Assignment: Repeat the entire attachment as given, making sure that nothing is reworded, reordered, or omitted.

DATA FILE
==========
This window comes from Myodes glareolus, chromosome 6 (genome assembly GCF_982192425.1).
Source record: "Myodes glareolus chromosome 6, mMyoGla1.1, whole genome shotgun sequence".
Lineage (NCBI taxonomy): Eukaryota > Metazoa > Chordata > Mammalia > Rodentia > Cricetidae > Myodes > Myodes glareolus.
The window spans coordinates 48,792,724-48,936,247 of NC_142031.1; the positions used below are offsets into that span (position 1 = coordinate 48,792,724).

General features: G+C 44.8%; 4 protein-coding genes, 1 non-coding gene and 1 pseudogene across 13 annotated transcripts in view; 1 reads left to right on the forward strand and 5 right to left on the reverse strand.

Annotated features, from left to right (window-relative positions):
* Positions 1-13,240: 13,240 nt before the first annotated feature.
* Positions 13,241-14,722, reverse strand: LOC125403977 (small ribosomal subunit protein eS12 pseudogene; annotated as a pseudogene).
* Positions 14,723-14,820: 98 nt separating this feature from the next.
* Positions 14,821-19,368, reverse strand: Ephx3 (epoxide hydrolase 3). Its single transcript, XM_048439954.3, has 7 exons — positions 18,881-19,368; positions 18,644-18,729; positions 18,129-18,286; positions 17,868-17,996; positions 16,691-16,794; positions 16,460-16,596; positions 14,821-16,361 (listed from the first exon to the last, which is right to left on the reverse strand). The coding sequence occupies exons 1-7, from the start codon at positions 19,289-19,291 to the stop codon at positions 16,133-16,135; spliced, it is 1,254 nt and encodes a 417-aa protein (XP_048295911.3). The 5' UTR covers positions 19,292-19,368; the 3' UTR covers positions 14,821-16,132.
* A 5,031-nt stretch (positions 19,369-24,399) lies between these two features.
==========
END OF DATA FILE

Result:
This window comes from Myodes glareolus, chromosome 6 (genome assembly GCF_982192425.1).
Source record: "Myodes glareolus chromosome 6, mMyoGla1.1, whole genome shotgun sequence".
Lineage (NCBI taxonomy): Eukaryota > Metazoa > Chordata > Mammalia > Rodentia > Cricetidae > Myodes > Myodes glareolus.
The window spans coordinates 48,792,724-48,936,247 of NC_142031.1; the positions used below are offsets into that span (position 1 = coordinate 48,792,724).

General features: G+C 44.8%; 4 protein-coding genes, 1 non-coding gene and 1 pseudogene across 13 annotated transcripts in view; 1 reads left to right on the forward strand and 5 right to left on the reverse strand.

Annotated features, from left to right (window-relative positions):
* Positions 1-13,240: 13,240 nt before the first annotated feature.
* Positions 13,241-14,722, reverse strand: LOC125403977 (small ribosomal subunit protein eS12 pseudogene; annotated as a pseudogene).
* Positions 14,723-14,820: 98 nt separating this feature from the next.
* Positions 14,821-19,368, reverse strand: Ephx3 (epoxide hydrolase 3). Its single transcript, XM_048439954.3, has 7 exons — positions 18,881-19,368; positions 18,644-18,729; positions 18,129-18,286; positions 17,868-17,996; positions 16,691-16,794; positions 16,460-16,596; positions 14,821-16,361 (listed from the first exon to the last, which is right to left on the reverse strand). The coding sequence occupies exons 1-7, from the start codon at positions 19,289-19,291 to the stop codon at positions 16,133-16,135; spliced, it is 1,254 nt and encodes a 417-aa protein (XP_048295911.3). The 5' UTR covers positions 19,292-19,368; the 3' UTR covers positions 14,821-16,132.
* A 5,031-nt stretch (positions 19,369-24,399) lies between these two features.